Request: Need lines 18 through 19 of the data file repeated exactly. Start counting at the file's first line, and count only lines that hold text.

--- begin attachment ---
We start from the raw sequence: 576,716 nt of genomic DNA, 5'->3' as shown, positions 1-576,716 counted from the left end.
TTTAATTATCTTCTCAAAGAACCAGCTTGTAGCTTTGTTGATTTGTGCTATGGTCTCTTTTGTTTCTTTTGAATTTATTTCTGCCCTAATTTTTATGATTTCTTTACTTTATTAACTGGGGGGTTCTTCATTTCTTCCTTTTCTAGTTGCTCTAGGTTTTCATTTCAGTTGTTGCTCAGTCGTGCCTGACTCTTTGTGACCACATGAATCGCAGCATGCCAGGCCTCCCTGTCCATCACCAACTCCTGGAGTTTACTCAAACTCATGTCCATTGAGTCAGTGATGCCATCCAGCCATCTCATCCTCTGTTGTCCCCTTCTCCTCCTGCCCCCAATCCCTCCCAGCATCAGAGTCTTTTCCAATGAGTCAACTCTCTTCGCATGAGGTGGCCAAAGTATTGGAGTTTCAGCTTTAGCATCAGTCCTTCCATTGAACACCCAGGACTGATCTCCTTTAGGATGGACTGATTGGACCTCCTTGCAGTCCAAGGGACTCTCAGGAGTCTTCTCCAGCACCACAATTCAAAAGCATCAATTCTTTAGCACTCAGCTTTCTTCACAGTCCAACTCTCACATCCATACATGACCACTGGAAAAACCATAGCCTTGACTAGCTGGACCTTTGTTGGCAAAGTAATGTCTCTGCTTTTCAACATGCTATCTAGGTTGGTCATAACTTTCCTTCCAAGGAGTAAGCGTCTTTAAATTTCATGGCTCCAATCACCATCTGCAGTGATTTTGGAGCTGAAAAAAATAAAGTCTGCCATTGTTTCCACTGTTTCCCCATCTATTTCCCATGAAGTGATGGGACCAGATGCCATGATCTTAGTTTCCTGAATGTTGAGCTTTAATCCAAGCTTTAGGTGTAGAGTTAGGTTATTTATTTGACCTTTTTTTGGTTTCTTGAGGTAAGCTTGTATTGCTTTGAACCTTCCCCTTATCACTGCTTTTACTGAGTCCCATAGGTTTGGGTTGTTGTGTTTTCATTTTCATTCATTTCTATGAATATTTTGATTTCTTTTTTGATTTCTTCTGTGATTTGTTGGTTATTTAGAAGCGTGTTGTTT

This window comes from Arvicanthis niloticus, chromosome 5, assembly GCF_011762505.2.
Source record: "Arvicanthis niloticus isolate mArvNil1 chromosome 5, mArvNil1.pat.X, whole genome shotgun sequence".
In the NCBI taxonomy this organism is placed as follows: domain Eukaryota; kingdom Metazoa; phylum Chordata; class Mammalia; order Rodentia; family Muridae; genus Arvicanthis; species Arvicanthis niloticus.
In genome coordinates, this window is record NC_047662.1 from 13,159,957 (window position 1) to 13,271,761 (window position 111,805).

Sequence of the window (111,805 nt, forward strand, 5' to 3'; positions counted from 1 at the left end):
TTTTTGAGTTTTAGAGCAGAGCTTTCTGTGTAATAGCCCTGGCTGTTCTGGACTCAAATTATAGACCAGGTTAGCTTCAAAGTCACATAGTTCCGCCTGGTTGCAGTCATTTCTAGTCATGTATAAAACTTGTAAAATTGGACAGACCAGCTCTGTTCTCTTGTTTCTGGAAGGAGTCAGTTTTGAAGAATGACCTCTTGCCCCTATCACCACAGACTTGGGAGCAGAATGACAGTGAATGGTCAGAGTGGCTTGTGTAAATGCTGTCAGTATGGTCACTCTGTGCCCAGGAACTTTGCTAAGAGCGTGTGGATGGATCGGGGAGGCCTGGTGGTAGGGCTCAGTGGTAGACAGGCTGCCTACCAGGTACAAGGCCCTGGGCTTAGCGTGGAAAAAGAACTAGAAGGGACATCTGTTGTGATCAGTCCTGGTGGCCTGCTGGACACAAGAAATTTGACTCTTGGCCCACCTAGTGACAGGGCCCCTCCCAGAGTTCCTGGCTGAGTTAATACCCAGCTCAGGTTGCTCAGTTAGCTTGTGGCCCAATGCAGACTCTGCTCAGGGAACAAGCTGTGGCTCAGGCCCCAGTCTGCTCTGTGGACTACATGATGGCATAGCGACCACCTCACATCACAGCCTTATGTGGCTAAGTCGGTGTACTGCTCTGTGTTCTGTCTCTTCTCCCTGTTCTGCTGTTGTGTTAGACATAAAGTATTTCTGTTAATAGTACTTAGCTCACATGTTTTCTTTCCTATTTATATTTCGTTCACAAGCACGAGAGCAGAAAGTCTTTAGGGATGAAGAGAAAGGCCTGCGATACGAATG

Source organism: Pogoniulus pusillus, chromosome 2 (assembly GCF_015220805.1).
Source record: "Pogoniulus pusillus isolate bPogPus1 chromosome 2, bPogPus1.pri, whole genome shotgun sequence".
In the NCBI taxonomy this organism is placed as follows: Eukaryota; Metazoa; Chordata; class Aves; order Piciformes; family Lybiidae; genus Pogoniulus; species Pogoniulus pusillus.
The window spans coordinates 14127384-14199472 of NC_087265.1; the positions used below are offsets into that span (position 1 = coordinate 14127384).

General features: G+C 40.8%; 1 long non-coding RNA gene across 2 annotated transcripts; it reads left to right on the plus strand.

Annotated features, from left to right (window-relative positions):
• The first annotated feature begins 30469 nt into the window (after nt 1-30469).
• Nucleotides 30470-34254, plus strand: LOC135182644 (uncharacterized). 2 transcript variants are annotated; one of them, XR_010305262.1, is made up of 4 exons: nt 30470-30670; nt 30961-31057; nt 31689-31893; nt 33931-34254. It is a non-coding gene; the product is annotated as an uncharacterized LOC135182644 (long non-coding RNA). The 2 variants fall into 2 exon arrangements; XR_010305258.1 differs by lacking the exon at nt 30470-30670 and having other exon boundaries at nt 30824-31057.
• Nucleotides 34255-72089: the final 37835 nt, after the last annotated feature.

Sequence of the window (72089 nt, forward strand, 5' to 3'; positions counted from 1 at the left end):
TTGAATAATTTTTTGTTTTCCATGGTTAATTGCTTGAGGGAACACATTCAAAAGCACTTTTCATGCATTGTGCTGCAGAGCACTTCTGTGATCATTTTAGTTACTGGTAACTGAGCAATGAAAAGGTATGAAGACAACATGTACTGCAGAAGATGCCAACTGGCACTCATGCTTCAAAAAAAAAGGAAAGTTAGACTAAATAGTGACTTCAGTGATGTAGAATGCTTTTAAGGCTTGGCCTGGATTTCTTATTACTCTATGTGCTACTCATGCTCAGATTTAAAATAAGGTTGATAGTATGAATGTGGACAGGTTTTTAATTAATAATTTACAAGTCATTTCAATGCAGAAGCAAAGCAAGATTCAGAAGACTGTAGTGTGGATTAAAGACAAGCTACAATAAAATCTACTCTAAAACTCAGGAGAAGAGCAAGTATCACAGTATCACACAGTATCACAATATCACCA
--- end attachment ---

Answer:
Sequence of the window (72089 nt, forward strand, 5' to 3'; positions counted from 1 at the left end):
TTGAATAATTTTTTGTTTTCCATGGTTAATTGCTTGAGGGAACACATTCAAAAGCACTTTTCATGCATTGTGCTGCAGAGCACTTCTGTGATCATTTTAGTTACTGGTAACTGAGCAATGAAAAGGTATGAAGACAACATGTACTGCAGAAGATGCCAACTGGCACTCATGCTTCAAAAAAAAAGGAAAGTTAGACTAAATAGTGACTTCAGTGATGTAGAATGCTTTTAAGGCTTGGCCTGGATTTCTTATTACTCTATGTGCTACTCATGCTCAGATTTAAAATAAGGTTGATAGTATGAATGTGGACAGGTTTTTAATTAATAATTTACAAGTCATTTCAATGCAGAAGCAAAGCAAGATTCAGAAGACTGTAGTGTGGATTAAAGACAAGCTACAATAAAATCTACTCTAAAACTCAGGAGAAGAGCAAGTATCACAGTATCACACAGTATCACAATATCACCA